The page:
I Am a Very Lucky Man

In the great classic “A Christmas Carol,” Ebenezer Scrooge says wistfully at the end of the movie, “I am a very lucky man.” As I sit at the end of 2019, I too feel like I am a very lucky man. As an old saying goes, you can’t count on luck, but sometimes being lucky counts a whole lot. I want to share a few of the reasons why I feel particularly blessed at the end of this calendar year.

  • My wife has battled back from cancer, twice! Every follow-up blood test is nerve wracking, but as we have learned, it is the “new normal.” We are so grateful to have been blessed with two oncologists that have given her the strength, and the medical knowledge, to overcome. I realize this narrative can change at any time, and not every battle against cancer ends in victory –  I lost my father to cancer 29 years ago. So, for now I will consider myself very lucky, and blessed, to share in this moment.
  • I have the most amazing, articulate, artistic, and beautiful-in-every-sense-of-the-word daughter. She amazes me more and more every day, in ways that I find hard to explain. One of my long-running jokes with her is that after she was born, the nurses switched babies because there is no way this girl could be mine. Well, in a serious way that is very true – I really wonder how this girl could be the way she is with me as her father. I’ve made so many mistakes and failed her in so many ways. Maybe every father feels that way – but to have her in my life seems to me to just be pure luck.
  • I’ve been given a new “leash” on life. Not “lease,” as the saying usually goes, but a new leash. I’m beginning to realize that I am tethered to something different, something new. I have had to come to grips with some rather hard truths over the past few months, and have had a lot of time to evaluate my priorities. I’ve said good-bye to some long held dreams, and have come to embrace some new (or, at least, renewed) goals. In one sense it is kind of scary – the old was so comfortable and predictable. In another sense it is liberating. Either way, it is certainly real, and I look forward to seeing how 2020 plays out.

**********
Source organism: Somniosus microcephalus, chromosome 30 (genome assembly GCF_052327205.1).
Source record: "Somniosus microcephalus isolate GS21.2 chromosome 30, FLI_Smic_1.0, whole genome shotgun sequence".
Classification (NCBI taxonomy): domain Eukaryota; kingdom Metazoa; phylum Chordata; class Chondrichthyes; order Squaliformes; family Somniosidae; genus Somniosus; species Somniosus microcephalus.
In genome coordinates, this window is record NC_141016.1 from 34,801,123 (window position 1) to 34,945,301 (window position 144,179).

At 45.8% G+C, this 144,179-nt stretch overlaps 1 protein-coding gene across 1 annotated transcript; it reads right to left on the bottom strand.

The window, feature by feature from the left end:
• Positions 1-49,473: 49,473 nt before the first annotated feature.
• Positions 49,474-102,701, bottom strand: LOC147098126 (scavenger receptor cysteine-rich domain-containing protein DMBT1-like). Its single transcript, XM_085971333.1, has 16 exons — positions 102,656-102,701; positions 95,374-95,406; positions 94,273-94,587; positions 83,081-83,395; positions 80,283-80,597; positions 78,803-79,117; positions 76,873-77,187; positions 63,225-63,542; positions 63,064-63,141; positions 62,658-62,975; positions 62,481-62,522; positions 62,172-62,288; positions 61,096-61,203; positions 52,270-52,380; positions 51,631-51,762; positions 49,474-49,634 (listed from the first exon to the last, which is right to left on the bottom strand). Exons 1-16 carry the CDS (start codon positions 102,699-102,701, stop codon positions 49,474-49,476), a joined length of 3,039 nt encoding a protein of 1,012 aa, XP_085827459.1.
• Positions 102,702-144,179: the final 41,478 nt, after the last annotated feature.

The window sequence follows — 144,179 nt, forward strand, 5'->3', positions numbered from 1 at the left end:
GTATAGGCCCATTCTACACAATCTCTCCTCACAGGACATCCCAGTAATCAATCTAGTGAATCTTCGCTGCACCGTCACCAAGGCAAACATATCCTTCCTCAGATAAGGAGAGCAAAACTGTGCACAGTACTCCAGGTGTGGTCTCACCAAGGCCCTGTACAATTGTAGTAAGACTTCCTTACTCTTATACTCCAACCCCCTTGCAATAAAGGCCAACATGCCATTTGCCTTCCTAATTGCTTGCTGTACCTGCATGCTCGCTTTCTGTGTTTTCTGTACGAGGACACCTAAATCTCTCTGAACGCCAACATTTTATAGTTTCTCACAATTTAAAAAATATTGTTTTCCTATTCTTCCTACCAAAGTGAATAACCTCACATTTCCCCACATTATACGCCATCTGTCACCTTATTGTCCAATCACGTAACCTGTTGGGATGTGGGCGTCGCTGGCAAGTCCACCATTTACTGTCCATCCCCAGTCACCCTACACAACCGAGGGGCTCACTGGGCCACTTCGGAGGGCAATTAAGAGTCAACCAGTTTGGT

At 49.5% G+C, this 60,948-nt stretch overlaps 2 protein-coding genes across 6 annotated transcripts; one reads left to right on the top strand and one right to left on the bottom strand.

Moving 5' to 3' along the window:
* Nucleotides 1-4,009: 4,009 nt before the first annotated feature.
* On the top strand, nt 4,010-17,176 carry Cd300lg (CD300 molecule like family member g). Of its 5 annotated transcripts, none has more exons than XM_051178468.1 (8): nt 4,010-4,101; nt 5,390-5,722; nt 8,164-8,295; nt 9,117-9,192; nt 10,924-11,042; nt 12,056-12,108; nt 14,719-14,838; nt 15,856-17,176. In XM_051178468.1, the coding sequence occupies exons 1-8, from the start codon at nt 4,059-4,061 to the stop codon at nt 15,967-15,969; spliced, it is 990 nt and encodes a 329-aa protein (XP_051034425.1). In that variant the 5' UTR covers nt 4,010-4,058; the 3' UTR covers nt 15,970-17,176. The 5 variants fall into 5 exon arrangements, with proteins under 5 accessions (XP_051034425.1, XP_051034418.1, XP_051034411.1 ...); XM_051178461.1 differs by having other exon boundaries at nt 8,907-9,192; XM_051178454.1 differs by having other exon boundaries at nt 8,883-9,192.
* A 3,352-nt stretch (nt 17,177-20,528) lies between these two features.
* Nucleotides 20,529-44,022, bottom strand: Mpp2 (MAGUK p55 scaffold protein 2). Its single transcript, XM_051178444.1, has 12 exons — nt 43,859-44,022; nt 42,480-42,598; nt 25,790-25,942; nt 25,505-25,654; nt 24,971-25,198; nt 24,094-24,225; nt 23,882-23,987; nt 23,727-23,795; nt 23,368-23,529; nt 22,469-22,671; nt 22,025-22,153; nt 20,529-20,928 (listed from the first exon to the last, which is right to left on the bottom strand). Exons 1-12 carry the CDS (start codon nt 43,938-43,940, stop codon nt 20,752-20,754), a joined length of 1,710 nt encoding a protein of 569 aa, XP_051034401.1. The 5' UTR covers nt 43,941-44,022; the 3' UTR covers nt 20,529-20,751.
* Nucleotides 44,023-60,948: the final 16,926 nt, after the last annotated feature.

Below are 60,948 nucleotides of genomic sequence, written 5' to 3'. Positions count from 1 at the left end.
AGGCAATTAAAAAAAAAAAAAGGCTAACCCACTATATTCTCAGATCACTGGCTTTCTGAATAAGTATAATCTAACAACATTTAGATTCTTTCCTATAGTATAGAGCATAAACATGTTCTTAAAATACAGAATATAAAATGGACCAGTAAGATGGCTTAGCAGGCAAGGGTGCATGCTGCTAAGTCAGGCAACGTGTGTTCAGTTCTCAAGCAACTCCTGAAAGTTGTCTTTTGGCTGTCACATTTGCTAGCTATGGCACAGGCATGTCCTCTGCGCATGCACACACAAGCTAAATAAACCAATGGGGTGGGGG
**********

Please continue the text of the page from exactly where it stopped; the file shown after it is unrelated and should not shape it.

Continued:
• I have some of the most amazing, thoughtful, and generous friends. Really – some of you reading this are who I am talking about. The last half of 2019 we could not have survived without the financial generosity of many, many people. It was a deeply humbling experience. I’ve already referenced Ebenezer Scrooge, so I guess I might as well mention George Bailey in “It’s a Wonderful Life.” The angel Clarence got it right – every man who has friends is rich indeed. My wife and I are already looking for ways in which we can pay this blessing forward, and our hope is that we can help others in same or similar situations. Whether that happens in 2020 or not, I look forward to being an angel in someone’s life as so many were angels to us.

I am a very lucky man. Maybe blessed is the more proper, biblical, spiritual term, but today lucky just seems to be more appropriate. I did not, and do not, deserve the gifts I have listed (and there are many more!), but I do recognize how my life has been made fuller and richer by having received them, and I do not want any one to think I am ungrateful for having been given these gifts. If I can see anything more clearly or more profoundly, it is because I stand on the shoulders of some prodigious giants.

In the coming year may we all ascend higher by climbing lower.

Author: Paul Smith

Paul Smith was born in Santa Fe, New Mexico. He holds the Bachelor of Science in Youth Ministry, Master of Biblical Studies and Master of Divinity, all from Abilene Christian University; and the Doctor of Ministry from Fuller Theological Seminary in Pasadena, California. Paul's passion is in teaching and preaching the gospel. Beyond the study of the Bible, his main academic interest is in the life and theology of Dietrich Bonhoeffer. He is an unashamed mountain-goat, and longs to spend his time with his feet in a cold trout stream.

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